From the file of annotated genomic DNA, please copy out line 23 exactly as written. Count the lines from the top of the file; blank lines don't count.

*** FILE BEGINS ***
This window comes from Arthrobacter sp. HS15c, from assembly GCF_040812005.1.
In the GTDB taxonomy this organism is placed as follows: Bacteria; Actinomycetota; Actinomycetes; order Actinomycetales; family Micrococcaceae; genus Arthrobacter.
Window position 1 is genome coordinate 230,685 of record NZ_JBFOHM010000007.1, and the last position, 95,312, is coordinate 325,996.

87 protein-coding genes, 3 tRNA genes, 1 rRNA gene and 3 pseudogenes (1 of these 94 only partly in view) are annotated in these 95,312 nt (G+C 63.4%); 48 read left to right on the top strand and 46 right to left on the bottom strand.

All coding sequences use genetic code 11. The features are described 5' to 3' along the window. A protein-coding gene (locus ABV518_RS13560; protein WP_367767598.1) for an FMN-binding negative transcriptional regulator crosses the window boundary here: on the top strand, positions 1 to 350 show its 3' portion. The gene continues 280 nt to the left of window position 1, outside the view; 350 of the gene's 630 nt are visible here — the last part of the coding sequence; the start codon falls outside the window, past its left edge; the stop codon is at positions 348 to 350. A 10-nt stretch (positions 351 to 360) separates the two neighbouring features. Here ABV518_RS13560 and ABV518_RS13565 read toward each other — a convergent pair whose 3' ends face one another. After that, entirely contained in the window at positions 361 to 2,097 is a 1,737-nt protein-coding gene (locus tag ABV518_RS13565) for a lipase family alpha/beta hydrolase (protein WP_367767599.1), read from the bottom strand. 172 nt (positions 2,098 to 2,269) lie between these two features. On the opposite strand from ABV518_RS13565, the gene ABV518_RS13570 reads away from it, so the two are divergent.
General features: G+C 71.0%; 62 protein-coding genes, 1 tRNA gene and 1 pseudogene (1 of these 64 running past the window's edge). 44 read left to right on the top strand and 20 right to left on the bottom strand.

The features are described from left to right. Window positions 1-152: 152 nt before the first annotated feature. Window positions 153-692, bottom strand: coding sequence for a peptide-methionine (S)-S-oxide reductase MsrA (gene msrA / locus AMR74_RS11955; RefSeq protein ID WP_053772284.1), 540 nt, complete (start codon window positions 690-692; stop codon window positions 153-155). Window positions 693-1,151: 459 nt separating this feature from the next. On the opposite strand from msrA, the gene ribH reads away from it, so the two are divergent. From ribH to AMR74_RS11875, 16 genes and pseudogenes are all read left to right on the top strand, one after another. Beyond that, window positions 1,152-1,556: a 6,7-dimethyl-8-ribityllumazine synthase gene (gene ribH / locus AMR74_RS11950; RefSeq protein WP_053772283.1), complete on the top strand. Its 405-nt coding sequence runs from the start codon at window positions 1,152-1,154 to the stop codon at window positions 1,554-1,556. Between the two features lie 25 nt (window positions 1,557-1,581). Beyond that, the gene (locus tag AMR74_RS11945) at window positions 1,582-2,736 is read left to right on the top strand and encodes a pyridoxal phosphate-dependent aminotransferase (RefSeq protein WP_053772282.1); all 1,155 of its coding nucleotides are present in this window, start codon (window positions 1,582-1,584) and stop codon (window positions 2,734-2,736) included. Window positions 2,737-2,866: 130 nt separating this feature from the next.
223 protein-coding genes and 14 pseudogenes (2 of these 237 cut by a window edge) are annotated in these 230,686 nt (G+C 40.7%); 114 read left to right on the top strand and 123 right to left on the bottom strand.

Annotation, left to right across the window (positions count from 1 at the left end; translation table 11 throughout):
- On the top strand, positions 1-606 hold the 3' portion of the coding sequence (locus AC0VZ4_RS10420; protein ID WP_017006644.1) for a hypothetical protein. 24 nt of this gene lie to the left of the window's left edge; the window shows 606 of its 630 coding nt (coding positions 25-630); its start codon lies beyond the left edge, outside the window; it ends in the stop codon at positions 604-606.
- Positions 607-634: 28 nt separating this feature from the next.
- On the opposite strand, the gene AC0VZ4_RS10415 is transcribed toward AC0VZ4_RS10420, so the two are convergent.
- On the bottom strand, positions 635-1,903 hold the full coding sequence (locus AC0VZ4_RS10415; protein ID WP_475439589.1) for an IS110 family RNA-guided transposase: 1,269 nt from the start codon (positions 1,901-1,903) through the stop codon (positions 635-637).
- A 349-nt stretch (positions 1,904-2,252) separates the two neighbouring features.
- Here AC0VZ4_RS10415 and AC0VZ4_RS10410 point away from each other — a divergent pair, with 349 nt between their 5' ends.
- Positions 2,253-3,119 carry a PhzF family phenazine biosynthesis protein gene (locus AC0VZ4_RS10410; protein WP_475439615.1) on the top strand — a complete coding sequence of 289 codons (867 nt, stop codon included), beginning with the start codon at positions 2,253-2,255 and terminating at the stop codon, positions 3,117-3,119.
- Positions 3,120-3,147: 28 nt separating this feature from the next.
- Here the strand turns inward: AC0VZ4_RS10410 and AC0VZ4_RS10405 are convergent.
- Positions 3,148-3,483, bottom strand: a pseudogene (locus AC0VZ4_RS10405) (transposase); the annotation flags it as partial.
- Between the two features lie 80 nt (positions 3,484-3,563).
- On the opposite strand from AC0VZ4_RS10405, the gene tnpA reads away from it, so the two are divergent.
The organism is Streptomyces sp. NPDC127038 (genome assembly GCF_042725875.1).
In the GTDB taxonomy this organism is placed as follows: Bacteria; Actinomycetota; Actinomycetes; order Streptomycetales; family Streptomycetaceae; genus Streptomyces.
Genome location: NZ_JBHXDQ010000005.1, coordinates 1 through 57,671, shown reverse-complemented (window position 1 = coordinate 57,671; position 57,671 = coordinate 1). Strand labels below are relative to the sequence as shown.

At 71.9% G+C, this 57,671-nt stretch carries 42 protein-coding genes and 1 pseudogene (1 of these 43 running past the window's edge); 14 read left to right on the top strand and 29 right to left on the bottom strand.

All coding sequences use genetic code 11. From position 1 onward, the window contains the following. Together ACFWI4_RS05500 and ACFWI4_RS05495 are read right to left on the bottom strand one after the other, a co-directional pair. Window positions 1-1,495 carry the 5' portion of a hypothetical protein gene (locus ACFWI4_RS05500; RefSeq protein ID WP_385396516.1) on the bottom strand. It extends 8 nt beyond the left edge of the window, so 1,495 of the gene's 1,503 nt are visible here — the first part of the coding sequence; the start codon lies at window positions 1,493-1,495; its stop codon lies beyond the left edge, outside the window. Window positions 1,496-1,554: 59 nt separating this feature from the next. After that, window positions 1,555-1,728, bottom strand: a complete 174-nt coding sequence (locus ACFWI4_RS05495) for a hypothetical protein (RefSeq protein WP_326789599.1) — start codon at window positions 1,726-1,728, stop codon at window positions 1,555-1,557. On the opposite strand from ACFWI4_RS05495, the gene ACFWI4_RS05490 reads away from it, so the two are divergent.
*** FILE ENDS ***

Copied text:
In the GTDB taxonomy this organism is placed as follows: Bacteria; Actinomycetota; Actinomycetes; order Streptomycetales; family Streptomycetaceae; genus Streptomyces.